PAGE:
Perlin Noise in C#

I had some Delphi code banging around that I’ve used many times, it was originally written by Tom Nuydens (tom@delphi3d.net). I decided to translate it to C#, you’ll find it below and some code where I’m using it.

using System;

namespace ImageTools.Core
{

    /* Perlin noise class.  ( by Tom Nuydens (tom@delphi3d.net) )
 * Converted to C# by Mattias Fagerlund, Mattias.Fagerlund@cortego.se

  ******************************************************************************

  I used the following references for my implementation:

http://students.vassar.edu/mazucker/code/perlin-noise-math-faq.html

    Darwin Peachey's chapter in "Texturing & Modeling: A Procedural Approach"
  Another good resource is

http://freespace.virgin.net/hugo.elias/models/m_perlin.htm

  ******************************************************************************

  This class generates 3D Perlin noise. The demo that comes with this is 2D, but
  uses the 3rd dimension to create animated noise. The noise does not tile,
  although it could be made to do so with a few small modifications to the
  algorithm.

  Perlin noise can be used as a starting point for all kinds of things,
  including terrain generation, cloud rendering, procedural textures, and more.
  Most of these techniques involve rendering multiple "octaves" of noise. This
  means you generate multiple noise values for every pixel (each with different
  X, Y and/or Z coordinates), and then sum them. There's an example of this in
  the accompanying demo.
*/

    public class PerlinNoise
    {
        private const int GradientSizeTable = 256;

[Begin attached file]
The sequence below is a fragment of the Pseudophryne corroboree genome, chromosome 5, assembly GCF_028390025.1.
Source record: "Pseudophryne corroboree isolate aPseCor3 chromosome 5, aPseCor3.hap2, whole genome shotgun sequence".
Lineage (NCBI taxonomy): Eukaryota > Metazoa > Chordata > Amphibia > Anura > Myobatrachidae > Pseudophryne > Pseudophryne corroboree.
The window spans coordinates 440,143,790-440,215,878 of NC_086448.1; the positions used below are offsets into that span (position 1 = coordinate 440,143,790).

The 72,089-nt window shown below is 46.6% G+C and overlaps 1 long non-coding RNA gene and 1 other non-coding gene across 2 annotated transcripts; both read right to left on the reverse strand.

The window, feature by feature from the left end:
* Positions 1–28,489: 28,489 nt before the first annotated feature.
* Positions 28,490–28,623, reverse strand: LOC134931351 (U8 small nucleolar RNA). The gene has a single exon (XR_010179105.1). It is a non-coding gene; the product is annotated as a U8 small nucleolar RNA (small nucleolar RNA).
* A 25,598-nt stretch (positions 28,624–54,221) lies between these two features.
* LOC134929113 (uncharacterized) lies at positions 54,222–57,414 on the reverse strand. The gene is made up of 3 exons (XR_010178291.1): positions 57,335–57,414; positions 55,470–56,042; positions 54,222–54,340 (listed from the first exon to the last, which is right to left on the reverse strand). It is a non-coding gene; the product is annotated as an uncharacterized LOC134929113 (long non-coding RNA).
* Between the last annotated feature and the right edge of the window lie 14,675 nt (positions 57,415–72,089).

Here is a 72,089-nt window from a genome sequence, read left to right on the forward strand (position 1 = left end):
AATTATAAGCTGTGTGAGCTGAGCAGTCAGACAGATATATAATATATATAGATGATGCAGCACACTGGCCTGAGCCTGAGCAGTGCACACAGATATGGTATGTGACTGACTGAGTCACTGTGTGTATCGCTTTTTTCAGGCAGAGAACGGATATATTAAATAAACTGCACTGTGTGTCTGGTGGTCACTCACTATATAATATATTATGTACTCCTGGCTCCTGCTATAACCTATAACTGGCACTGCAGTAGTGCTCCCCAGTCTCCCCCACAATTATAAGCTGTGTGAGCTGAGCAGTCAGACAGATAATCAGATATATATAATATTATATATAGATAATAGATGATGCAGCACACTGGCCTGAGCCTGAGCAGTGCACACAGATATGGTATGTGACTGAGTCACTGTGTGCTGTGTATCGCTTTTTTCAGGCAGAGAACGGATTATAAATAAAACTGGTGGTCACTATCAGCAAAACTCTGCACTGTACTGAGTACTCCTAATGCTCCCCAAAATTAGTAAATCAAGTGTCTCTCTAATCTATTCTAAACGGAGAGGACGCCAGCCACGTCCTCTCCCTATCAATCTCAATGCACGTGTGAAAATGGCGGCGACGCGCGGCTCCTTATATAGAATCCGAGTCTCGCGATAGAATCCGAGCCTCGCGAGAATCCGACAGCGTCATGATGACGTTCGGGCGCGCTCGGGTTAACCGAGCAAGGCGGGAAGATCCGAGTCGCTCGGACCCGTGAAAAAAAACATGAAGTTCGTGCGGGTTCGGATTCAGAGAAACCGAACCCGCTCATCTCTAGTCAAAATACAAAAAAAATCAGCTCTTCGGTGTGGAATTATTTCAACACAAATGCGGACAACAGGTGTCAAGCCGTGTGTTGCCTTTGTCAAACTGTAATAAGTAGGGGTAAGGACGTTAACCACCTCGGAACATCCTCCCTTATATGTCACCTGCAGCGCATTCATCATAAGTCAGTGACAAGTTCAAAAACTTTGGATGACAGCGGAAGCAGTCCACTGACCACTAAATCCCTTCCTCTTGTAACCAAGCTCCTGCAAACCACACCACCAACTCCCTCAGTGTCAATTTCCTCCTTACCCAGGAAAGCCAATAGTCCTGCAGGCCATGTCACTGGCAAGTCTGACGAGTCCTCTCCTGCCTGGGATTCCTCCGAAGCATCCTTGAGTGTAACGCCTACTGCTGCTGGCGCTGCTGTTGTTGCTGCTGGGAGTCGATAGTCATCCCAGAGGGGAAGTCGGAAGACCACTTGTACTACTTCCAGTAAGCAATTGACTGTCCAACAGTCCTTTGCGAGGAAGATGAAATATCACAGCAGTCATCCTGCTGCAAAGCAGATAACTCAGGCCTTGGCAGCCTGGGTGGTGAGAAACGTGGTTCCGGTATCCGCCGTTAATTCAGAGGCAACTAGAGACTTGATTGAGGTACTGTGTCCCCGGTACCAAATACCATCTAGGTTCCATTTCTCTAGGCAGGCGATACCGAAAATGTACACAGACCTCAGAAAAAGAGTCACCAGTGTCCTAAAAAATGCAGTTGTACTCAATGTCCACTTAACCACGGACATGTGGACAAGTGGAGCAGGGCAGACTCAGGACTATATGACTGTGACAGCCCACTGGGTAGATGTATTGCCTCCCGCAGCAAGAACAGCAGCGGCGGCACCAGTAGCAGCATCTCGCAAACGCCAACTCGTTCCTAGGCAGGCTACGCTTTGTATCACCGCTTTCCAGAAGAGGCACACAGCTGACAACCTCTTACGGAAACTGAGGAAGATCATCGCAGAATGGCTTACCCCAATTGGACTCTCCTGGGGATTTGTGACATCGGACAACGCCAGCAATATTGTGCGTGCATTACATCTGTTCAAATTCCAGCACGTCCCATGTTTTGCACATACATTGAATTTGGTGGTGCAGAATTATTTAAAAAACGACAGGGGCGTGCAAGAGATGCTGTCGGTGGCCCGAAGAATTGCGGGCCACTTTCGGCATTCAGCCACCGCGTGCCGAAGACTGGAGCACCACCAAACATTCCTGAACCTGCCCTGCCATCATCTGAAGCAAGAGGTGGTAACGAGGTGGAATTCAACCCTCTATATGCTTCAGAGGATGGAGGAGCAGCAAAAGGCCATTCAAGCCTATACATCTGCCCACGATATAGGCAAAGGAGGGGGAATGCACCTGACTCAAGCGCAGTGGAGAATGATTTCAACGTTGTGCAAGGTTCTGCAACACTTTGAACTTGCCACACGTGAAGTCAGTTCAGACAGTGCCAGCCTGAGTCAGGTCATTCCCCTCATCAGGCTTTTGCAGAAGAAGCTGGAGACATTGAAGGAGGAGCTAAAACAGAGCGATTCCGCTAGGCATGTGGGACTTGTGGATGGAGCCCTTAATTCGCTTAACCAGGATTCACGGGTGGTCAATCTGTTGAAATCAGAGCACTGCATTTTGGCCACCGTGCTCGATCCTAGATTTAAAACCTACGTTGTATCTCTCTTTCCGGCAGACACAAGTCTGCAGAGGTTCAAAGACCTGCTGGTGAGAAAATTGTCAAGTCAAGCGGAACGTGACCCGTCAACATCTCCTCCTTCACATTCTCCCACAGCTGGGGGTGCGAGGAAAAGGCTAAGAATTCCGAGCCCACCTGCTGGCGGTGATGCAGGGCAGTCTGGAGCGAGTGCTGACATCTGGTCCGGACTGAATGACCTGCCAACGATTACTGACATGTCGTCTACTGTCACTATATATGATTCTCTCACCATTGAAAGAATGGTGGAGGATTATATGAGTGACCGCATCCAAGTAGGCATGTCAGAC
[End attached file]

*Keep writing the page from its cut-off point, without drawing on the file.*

private readonly Random _random;
        private readonly double[] _gradients = new double[GradientSizeTable * 3];
        /* Borrowed from Darwyn Peachey (see references above).
           The gradient table is indexed with an XYZ triplet, which is first turned
           into a single random index using a lookup in this table. The table simply
           contains all numbers in [0..255] in random order. */
        private readonly byte[] _perm = new byte[] {
              225,155,210,108,175,199,221,144,203,116, 70,213, 69,158, 33,252,
                5, 82,173,133,222,139,174, 27,  9, 71, 90,246, 75,130, 91,191,
              169,138,  2,151,194,235, 81,  7, 25,113,228,159,205,253,134,142,
              248, 65,224,217, 22,121,229, 63, 89,103, 96,104,156, 17,201,129,
               36,  8,165,110,237,117,231, 56,132,211,152, 20,181,111,239,218,
              170,163, 51,172,157, 47, 80,212,176,250, 87, 49, 99,242,136,189,
              162,115, 44, 43,124, 94,150, 16,141,247, 32, 10,198,223,255, 72,
               53,131, 84, 57,220,197, 58, 50,208, 11,241, 28,  3,192, 62,202,
               18,215,153, 24, 76, 41, 15,179, 39, 46, 55,  6,128,167, 23,188,
              106, 34,187,140,164, 73,112,182,244,195,227, 13, 35, 77,196,185,
               26,200,226,119, 31,123,168,125,249, 68,183,230,177,135,160,180,
               12,  1,243,148,102,166, 38,238,251, 37,240,126, 64, 74,161, 40,
              184,149,171,178,101, 66, 29, 59,146, 61,254,107, 42, 86,154,  4,